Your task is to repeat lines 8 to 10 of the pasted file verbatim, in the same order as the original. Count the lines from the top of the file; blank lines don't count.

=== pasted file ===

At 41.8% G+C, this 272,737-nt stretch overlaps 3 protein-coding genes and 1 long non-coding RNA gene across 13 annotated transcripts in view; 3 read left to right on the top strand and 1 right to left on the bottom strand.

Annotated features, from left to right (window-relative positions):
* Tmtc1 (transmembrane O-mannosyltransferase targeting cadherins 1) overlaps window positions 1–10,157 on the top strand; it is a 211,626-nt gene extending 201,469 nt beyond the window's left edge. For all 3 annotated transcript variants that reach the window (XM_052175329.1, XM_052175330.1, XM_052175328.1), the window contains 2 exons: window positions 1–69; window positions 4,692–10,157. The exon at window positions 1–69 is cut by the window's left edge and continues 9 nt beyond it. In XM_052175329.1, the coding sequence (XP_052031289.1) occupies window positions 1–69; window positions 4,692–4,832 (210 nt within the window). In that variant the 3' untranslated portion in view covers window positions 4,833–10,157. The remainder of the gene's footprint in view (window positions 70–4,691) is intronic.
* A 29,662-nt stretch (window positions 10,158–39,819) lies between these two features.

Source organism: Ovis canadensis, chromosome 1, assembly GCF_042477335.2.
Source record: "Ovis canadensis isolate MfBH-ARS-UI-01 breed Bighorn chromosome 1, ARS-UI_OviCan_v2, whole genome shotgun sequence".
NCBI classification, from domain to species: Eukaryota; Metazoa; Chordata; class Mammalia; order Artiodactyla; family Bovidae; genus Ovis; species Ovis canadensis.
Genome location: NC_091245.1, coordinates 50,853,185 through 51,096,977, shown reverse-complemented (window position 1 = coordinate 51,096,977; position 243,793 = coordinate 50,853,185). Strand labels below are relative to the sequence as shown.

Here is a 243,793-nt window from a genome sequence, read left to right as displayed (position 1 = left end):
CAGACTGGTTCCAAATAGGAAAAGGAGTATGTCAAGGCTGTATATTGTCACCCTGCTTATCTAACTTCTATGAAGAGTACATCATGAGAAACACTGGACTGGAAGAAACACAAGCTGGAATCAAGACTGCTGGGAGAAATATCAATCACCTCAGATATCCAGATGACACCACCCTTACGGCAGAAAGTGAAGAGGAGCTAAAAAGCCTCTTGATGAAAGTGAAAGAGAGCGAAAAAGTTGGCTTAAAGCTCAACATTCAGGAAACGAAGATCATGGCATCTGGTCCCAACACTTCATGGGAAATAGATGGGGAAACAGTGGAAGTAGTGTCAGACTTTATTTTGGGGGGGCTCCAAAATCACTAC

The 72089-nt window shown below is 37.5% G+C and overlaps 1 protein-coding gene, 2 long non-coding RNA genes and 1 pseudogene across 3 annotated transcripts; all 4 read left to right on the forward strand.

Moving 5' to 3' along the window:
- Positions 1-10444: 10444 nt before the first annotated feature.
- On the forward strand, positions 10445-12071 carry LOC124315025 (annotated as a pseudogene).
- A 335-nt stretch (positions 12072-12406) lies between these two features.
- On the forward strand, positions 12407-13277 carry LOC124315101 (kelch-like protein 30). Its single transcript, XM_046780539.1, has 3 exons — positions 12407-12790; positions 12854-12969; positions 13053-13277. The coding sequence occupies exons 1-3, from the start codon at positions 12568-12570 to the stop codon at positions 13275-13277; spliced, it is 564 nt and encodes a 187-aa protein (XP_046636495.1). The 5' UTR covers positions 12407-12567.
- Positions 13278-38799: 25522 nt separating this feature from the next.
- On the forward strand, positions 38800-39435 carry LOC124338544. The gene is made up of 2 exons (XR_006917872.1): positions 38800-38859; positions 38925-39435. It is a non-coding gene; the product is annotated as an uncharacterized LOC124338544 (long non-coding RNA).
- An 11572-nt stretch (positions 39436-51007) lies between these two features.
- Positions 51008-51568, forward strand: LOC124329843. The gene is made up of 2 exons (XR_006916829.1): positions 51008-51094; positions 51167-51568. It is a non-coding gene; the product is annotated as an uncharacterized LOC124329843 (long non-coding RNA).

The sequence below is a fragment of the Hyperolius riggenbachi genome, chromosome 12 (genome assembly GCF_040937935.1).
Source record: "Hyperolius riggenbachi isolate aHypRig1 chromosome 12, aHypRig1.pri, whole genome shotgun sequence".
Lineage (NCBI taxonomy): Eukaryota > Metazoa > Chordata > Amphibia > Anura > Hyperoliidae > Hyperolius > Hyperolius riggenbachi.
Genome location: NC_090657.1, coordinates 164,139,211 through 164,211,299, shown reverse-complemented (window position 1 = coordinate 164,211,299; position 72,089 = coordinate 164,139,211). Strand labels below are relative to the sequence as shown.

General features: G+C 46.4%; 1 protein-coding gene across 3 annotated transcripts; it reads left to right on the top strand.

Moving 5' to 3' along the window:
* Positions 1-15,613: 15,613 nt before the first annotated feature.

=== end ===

Genome location: NC_091245.1, coordinates 50,853,185 through 51,096,977, shown reverse-complemented (window position 1 = coordinate 51,096,977; position 243,793 = coordinate 50,853,185). Strand labels below are relative to the sequence as shown.

Here is a 243,793-nt window from a genome sequence, read left to right as displayed (position 1 = left end):
CAGACTGGTTCCAAATAGGAAAAGGAGTATGTCAAGGCTGTATATTGTCACCCTGCTTATCTAACTTCTATGAAGAGTACATCATGAGAAACACTGGACTGGAAGAAACACAAGCTGGAATCAAGACTGCTGGGAGAAATATCAATCACCTCAGATATCCAGATGACACCACCCTTACGGCAGAAAGTGAAGAGGAGCTAAAAAGCCTCTTGATGAAAGTGAAAGAGAGCGAAAAAGTTGGCTTAAAGCTCAACATTCAGGAAACGAAGATCATGGCATCTGGTCCCAACACTTCATGGGAAATAGATGGGGAAACAGTGGAAGTAGTGTCAGACTTTATTTTGGGGGGGCTCCAAAATCACTAC